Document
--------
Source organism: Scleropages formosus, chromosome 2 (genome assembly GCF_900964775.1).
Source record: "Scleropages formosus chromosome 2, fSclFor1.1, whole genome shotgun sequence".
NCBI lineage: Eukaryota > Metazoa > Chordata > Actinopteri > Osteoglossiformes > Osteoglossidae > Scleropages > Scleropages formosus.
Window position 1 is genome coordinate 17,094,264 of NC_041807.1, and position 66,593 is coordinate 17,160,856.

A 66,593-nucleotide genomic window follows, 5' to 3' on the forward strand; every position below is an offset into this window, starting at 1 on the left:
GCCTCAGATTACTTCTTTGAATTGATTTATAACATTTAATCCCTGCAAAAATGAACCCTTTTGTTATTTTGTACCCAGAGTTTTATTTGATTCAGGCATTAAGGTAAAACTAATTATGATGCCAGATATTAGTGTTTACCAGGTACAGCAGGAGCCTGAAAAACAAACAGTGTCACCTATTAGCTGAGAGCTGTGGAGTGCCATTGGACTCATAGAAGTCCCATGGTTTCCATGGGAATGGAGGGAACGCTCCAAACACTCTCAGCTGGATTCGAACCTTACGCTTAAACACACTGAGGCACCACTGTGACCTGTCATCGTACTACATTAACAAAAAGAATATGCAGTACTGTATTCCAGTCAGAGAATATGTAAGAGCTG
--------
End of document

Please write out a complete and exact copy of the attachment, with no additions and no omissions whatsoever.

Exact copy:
Source organism: Scleropages formosus, chromosome 2 (genome assembly GCF_900964775.1).
Source record: "Scleropages formosus chromosome 2, fSclFor1.1, whole genome shotgun sequence".
NCBI lineage: Eukaryota > Metazoa > Chordata > Actinopteri > Osteoglossiformes > Osteoglossidae > Scleropages > Scleropages formosus.
Window position 1 is genome coordinate 17,094,264 of NC_041807.1, and position 66,593 is coordinate 17,160,856.

A 66,593-nucleotide genomic window follows, 5' to 3' on the forward strand; every position below is an offset into this window, starting at 1 on the left:
GCCTCAGATTACTTCTTTGAATTGATTTATAACATTTAATCCCTGCAAAAATGAACCCTTTTGTTATTTTGTACCCAGAGTTTTATTTGATTCAGGCATTAAGGTAAAACTAATTATGATGCCAGATATTAGTGTTTACCAGGTACAGCAGGAGCCTGAAAAACAAACAGTGTCACCTATTAGCTGAGAGCTGTGGAGTGCCATTGGACTCATAGAAGTCCCATGGTTTCCATGGGAATGGAGGGAACGCTCCAAACACTCTCAGCTGGATTCGAACCTTACGCTTAAACACACTGAGGCACCACTGTGACCTGTCATCGTACTACATTAACAAAAAGAATATGCAGTACTGTATTCCAGTCAGAGAATATGTAAGAGCTG